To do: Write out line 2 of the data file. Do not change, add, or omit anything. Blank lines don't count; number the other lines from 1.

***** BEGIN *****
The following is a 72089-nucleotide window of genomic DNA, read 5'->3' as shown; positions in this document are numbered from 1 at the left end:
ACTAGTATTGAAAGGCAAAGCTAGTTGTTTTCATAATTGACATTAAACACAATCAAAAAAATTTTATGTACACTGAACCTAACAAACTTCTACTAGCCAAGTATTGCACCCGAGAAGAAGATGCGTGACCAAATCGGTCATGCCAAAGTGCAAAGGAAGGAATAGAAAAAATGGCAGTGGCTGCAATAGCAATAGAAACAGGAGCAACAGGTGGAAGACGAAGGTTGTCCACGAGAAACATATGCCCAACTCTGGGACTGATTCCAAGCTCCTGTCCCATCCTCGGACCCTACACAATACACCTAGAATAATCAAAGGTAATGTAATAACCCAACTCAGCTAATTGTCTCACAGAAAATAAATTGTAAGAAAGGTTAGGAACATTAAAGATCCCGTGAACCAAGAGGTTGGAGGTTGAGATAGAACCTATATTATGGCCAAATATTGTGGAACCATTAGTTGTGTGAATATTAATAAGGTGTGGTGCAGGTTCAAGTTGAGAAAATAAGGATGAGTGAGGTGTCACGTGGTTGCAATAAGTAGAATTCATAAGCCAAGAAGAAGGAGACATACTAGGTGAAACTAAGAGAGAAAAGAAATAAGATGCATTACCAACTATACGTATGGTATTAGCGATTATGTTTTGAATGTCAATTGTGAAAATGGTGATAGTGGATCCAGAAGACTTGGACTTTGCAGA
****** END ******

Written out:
ACTAGTATTGAAAGGCAAAGCTAGTTGTTTTCATAATTGACATTAAACACAATCAAAAAAATTTTATGTACACTGAACCTAACAAACTTCTACTAGCCAAGTATTGCACCCGAGAAGAAGATGCGTGACCAAATCGGTCATGCCAAAGTGCAAAGGAAGGAATAGAAAAAATGGCAGTGGCTGCAATAGCAATAGAAACAGGAGCAACAGGTGGAAGACGAAGGTTGTCCACGAGAAACATATGCCCAACTCTGGGACTGATTCCAAGCTCCTGTCCCATCCTCGGACCCTACACAATACACCTAGAATAATCAAAGGTAATGTAATAACCCAACTCAGCTAATTGTCTCACAGAAAATAAATTGTAAGAAAGGTTAGGAACATTAAAGATCCCGTGAACCAAGAGGTTGGAGGTTGAGATAGAACCTATATTATGGCCAAATATTGTGGAACCATTAGTTGTGTGAATATTAATAAGGTGTGGTGCAGGTTCAAGTTGAGAAAATAAGGATGAGTGAGGTGTCACGTGGTTGCAATAAGTAGAATTCATAAGCCAAGAAGAAGGAGACATACTAGGTGAAACTAAGAGAGAAAAGAAATAAGATGCATTACCAACTATACGTATGGTATTAGCGATTATGTTTTGAATGTCAATTGTGAAAATGGTGATAGTGGATCCAGAAGACTTGGACTTTGCAGA